Though considered a key player in the voting rights movement, her efforts were often relegated to the background because of her gender. She was very misrepresented in the media, especially newspapers, who often presented her as an "aggressor." Some popular headlines in newspapers such as the Lodi News Sentinel would be "Selma Sheriff Slugged by Hefty Negro Woman."[3]

Later years

On June 2, 2010, Annie Lee Cooper became a centenarian. Reflecting on her longevity, she stated, "My mother lived to be 106, so maybe I can live that long, too."[5] On November 24, 2010, Cooper died of natural causes in the Vaughan Regional Medical Center in Selma, Alabama.[14]

In modern media, such as the 2014 film Selma, more light is shone on Annie Lee Cooper and her influential role as a woman during the civil rights movement.[3] In contrast to media that has been published in the past about Cooper, which displays her as the initial attacker of Jim Clark, this film works to accurately depict her legacy and displays her as a hero and promoter of equality. This film offers an alternative perspective of her encounter with Clark and serves to better reflect Cooper and her fight for voting rights in the midst of the civil rights movement.[4] In the film, Cooper was portrayed by Oprah Winfrey.[16] Winfrey said that she took the role "because of the magnificence of Annie Lee Cooper and what her courage meant to an entire movement."[17]

In the movie, Annie Lee Cooper is shown to be a key player in the civil rights movement but was still not able to capture her full experience with the movement. Even though she had representation in the film, it did not shed light on the issues she was trying to solve with the movement but mostly her incident with Jim Clark. The film also highlighted not only the struggles and success of Annie Lee Cooper, but of other Black women such as Coretta Scott King, Diane Nash and Amelia Boynton Robinson who played very important roles in the civil rights movement.

A street near Cooper's home was renamed in her honor.[11]


  1. ^ Gautreau, Abigail (2021), Meringolo, Denise D. (ed.), "What Happens Next?: Institutionalizing Grassroots Success in Selma, Alabama", Radical Roots, Public History and a Tradition of Social Justice Activism, Amherst College Press, pp. 541–554, doi:10.3998/mpub.12366495, ISBN 978-1-943208-20-3, JSTOR 10.3998/mpub.12366495
  2. ^ Mingo, AnneMarie (2021-10-15). "Black and Blue: Black Women, 'Law and Order,' and the Church's Silence on Police Violence". Religions. 12 (10): 886. doi:10.3390/rel12100886. ISSN 2077-1444.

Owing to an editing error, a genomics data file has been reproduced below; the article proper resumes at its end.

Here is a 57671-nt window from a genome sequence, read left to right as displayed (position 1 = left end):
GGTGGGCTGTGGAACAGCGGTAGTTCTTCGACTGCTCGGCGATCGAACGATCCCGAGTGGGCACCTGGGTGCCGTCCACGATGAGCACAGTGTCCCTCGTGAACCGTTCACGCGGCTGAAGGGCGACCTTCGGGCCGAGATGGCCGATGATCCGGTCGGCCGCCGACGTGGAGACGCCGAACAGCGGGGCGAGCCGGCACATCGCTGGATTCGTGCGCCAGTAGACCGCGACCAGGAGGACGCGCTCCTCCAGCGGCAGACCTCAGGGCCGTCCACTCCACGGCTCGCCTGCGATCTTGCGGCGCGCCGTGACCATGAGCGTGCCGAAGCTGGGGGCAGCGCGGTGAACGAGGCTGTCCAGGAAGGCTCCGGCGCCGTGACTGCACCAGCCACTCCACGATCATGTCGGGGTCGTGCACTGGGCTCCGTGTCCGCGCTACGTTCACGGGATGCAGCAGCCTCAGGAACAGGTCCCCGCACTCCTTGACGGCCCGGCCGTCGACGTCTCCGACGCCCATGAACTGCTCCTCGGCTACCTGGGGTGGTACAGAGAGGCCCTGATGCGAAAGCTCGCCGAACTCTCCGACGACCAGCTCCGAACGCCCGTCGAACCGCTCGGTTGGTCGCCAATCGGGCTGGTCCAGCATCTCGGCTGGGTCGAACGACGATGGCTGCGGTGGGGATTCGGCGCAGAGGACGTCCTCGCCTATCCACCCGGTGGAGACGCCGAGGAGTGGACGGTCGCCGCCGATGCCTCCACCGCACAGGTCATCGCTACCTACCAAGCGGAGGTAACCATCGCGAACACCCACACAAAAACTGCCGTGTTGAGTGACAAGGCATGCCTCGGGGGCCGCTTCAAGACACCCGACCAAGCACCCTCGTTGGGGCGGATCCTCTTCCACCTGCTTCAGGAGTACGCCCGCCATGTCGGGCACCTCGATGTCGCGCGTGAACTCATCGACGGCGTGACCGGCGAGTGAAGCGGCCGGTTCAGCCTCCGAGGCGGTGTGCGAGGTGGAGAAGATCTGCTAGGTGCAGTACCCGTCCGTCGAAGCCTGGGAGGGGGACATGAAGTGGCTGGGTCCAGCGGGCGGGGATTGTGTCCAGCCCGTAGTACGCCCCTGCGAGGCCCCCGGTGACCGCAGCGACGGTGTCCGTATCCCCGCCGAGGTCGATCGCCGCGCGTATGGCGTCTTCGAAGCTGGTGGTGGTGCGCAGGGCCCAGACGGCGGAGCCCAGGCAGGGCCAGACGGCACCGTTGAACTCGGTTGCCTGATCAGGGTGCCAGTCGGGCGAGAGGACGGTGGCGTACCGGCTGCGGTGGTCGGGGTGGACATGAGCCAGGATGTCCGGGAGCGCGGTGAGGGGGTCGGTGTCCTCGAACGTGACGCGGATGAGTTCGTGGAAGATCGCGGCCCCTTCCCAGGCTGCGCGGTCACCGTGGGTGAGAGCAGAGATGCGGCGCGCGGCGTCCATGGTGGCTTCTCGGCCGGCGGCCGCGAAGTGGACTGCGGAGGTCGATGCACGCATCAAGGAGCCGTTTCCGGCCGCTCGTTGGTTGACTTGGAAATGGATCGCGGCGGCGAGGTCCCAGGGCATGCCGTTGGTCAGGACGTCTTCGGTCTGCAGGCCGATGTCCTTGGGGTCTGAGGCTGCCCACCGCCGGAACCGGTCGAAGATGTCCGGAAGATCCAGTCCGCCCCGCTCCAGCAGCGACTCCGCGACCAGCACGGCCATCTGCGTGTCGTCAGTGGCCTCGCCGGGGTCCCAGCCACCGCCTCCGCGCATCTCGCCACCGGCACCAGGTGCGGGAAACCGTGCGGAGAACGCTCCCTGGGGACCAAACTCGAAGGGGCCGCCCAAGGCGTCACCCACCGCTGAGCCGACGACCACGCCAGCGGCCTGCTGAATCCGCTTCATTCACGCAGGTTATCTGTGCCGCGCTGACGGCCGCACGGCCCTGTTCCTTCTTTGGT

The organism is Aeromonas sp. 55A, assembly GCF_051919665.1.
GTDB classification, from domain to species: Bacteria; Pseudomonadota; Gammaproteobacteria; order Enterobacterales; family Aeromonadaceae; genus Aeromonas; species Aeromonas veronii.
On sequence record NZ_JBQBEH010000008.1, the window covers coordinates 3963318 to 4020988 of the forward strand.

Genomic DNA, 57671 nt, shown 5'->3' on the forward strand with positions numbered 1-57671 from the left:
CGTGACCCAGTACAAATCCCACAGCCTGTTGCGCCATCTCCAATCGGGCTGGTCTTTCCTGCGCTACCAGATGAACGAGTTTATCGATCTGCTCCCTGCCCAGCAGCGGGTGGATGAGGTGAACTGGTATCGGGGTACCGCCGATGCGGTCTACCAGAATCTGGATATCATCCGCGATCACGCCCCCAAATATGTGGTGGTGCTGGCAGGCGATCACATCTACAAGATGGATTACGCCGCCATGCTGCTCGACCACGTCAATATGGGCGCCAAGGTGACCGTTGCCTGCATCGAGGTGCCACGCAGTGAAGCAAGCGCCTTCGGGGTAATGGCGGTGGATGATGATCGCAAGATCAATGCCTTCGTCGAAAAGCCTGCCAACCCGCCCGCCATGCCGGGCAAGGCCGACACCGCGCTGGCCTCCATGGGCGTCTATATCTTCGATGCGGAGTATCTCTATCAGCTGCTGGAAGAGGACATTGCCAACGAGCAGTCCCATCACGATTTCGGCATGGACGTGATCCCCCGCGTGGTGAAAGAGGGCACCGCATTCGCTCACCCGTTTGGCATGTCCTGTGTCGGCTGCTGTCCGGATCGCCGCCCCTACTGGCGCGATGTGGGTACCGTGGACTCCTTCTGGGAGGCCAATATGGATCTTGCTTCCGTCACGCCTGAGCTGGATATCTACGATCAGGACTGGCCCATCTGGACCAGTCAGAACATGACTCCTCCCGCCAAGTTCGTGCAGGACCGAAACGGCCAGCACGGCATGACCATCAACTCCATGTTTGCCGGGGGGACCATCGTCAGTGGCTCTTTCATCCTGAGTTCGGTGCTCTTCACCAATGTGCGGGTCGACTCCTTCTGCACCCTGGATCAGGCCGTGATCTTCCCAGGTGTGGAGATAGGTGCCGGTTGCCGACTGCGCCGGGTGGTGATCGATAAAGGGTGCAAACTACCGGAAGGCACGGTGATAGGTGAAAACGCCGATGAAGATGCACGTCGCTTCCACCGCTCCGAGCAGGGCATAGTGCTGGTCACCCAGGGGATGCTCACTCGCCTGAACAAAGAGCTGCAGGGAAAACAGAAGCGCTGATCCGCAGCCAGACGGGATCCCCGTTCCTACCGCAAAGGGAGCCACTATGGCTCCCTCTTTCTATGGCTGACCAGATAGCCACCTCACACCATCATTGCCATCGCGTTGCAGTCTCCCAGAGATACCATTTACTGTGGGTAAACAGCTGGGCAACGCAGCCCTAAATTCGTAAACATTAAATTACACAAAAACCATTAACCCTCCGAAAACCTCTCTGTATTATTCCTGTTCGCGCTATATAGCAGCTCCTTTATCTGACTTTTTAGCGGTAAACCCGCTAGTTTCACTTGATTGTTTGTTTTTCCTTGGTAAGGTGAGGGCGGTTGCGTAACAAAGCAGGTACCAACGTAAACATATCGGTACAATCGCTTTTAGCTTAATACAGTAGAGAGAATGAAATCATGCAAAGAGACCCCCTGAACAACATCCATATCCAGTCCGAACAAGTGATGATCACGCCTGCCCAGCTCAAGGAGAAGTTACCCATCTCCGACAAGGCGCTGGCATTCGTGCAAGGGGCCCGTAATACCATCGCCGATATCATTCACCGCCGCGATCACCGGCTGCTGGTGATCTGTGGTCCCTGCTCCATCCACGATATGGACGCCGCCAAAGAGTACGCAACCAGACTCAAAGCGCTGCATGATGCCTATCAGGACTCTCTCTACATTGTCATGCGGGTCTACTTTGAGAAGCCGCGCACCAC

3. ^ a b c Lott, Martha (2017). "The Relationship Between the "Invisibility" of African American Women in the American Civil Rights Movement of the 1950s and 1960s and Their Portrayal in Modern Film". Journal of Black Studies. 48 (4): 331–354. ISSN 0021-9347.
  4. ^ a b c Greene, Danyelle (2019). "Illuminating Shadowed Histories: Centering Black Women's Activism in Selma". Black Camera. 10 (2): 211–225. doi:10.2979/blackcamera.10.2.16. ISSN 1536-3155.
  5. ^ a b c d e "Woman known for run-in with sheriff turns 100 today". Montgomery Advertiser. June 2, 2010. Archived from the original on November 7, 2014. Retrieved November 7, 2014.
  6. ^ a b "Annie L. Cooper Huff Obituary". Selma Times-Journal. December 3, 2010.
  7. ^ "Woman known for run-in with sheriff turns 100 today | The Montgomery Advertiser |". 2014-11-07. Retrieved 2024-04-03.
  8. ^ a b c Britton, John H. (February 11, 1965). "Selma Woman's Girdle a Big". Jet Magazine. pp. 6–8. Retrieved March 29, 2023.
  9. ^ "Annie Lee Cooper". SNCC Digital Gateway. Retrieved 2023-03-29.
  10. ^ "Annie Lee Cooper". SNCC Digital Gateway. Retrieved 2024-04-03.
  11. ^ a b "The Black Woman Who Punched Out Dallas County Sheriff Jim Clark". The Journal of Blacks in Higher Education (24): 34. 1999. ISSN 1077-3711. JSTOR 2999058.
  12. ^ "The Black Woman Who Punched Out Dallas County Sheriff Jim Clark". The Journal of Blacks in Higher Education (24): 34. 1999. ISSN 1077-3711. JSTOR 2999058.
  13. ^ May, Gary (2013). Bending Toward Justice : the Voting Rights Act and the Transformation of American Democracy. Basic Books. ISBN 978-0-465-05073-4. OCLC 830163282.
  14. ^ a b "Annie Lee Cooper, civil rights legend, dies". Selma Times-Journal. November 24, 2010. Retrieved June 20, 2014.
  15. ^ "The Black Woman Who Punched Out Dallas County Sheriff Jim Clark". The Journal of Blacks in Higher Education (24): 34. 1999. ISSN 1077-3711. JSTOR 2999058.
  16. ^ Rivera, Zayda (20 June 2014). "Oprah Winfrey to play Annie Lee Cooper in civil rights drama 'Selma'". New York Daily News. Retrieved 20 June 2014.
  17. ^ Marc Malkin (December 30, 2014). "Oprah Winfrey Opens Up About Her Violent Scene in Selma". E! Online.